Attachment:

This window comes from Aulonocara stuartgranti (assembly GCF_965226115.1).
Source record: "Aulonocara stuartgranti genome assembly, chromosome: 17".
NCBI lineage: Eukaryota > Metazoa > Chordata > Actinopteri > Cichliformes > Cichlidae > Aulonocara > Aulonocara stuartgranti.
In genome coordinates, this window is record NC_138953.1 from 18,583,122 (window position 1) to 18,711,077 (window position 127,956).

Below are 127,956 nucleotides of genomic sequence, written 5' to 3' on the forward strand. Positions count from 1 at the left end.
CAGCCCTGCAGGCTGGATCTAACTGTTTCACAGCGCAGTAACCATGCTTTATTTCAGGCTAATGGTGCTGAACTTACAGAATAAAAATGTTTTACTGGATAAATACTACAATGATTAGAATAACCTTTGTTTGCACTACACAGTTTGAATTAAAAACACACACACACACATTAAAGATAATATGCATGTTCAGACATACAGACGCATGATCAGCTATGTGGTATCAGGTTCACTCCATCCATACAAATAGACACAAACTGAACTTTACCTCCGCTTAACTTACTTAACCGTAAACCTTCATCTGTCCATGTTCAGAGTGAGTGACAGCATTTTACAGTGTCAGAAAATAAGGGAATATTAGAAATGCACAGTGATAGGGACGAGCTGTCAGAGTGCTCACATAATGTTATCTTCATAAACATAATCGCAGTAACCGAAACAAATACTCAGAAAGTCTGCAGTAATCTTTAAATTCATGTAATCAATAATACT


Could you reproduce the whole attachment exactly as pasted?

This window comes from Aulonocara stuartgranti (assembly GCF_965226115.1).
Source record: "Aulonocara stuartgranti genome assembly, chromosome: 17".
NCBI lineage: Eukaryota > Metazoa > Chordata > Actinopteri > Cichliformes > Cichlidae > Aulonocara > Aulonocara stuartgranti.
In genome coordinates, this window is record NC_138953.1 from 18,583,122 (window position 1) to 18,711,077 (window position 127,956).

Below are 127,956 nucleotides of genomic sequence, written 5' to 3' on the forward strand. Positions count from 1 at the left end.
CAGCCCTGCAGGCTGGATCTAACTGTTTCACAGCGCAGTAACCATGCTTTATTTCAGGCTAATGGTGCTGAACTTACAGAATAAAAATGTTTTACTGGATAAATACTACAATGATTAGAATAACCTTTGTTTGCACTACACAGTTTGAATTAAAAACACACACACACACATTAAAGATAATATGCATGTTCAGACATACAGACGCATGATCAGCTATGTGGTATCAGGTTCACTCCATCCATACAAATAGACACAAACTGAACTTTACCTCCGCTTAACTTACTTAACCGTAAACCTTCATCTGTCCATGTTCAGAGTGAGTGACAGCATTTTACAGTGTCAGAAAATAAGGGAATATTAGAAATGCACAGTGATAGGGACGAGCTGTCAGAGTGCTCACATAATGTTATCTTCATAAACATAATCGCAGTAACCGAAACAAATACTCAGAAAGTCTGCAGTAATCTTTAAATTCATGTAATCAATAATACT